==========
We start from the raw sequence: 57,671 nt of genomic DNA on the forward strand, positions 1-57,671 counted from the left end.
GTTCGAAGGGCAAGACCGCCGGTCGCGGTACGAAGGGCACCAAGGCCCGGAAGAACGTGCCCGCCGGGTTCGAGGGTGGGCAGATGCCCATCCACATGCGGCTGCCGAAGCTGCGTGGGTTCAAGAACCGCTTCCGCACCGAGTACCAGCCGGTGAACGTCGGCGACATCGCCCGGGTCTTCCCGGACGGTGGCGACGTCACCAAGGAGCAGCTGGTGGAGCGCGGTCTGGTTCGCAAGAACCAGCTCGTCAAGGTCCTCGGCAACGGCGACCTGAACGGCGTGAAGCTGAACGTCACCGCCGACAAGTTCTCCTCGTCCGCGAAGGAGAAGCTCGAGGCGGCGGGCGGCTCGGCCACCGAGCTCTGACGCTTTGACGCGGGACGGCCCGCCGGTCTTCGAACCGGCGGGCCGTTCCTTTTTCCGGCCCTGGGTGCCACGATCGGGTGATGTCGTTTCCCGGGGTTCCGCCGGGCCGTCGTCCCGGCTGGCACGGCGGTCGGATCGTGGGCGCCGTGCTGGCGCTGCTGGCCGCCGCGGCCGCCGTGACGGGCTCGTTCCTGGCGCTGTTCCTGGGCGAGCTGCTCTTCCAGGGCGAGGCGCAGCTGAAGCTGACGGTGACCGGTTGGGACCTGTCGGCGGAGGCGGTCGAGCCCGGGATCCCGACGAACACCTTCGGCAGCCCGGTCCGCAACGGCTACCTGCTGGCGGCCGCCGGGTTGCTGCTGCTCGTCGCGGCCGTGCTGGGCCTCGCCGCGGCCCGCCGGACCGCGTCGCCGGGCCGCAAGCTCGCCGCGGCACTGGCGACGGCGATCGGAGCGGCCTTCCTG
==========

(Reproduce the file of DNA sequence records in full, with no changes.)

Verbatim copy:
We start from the raw sequence: 57,671 nt of genomic DNA on the forward strand, positions 1-57,671 counted from the left end.
GTTCGAAGGGCAAGACCGCCGGTCGCGGTACGAAGGGCACCAAGGCCCGGAAGAACGTGCCCGCCGGGTTCGAGGGTGGGCAGATGCCCATCCACATGCGGCTGCCGAAGCTGCGTGGGTTCAAGAACCGCTTCCGCACCGAGTACCAGCCGGTGAACGTCGGCGACATCGCCCGGGTCTTCCCGGACGGTGGCGACGTCACCAAGGAGCAGCTGGTGGAGCGCGGTCTGGTTCGCAAGAACCAGCTCGTCAAGGTCCTCGGCAACGGCGACCTGAACGGCGTGAAGCTGAACGTCACCGCCGACAAGTTCTCCTCGTCCGCGAAGGAGAAGCTCGAGGCGGCGGGCGGCTCGGCCACCGAGCTCTGACGCTTTGACGCGGGACGGCCCGCCGGTCTTCGAACCGGCGGGCCGTTCCTTTTTCCGGCCCTGGGTGCCACGATCGGGTGATGTCGTTTCCCGGGGTTCCGCCGGGCCGTCGTCCCGGCTGGCACGGCGGTCGGATCGTGGGCGCCGTGCTGGCGCTGCTGGCCGCCGCGGCCGCCGTGACGGGCTCGTTCCTGGCGCTGTTCCTGGGCGAGCTGCTCTTCCAGGGCGAGGCGCAGCTGAAGCTGACGGTGACCGGTTGGGACCTGTCGGCGGAGGCGGTCGAGCCCGGGATCCCGACGAACACCTTCGGCAGCCCGGTCCGCAACGGCTACCTGCTGGCGGCCGCCGGGTTGCTGCTGCTCGTCGCGGCCGTGCTGGGCCTCGCCGCGGCCCGCCGGACCGCGTCGCCGGGCCGCAAGCTCGCCGCGGCACTGGCGACGGCGATCGGAGCGGCCTTCCTG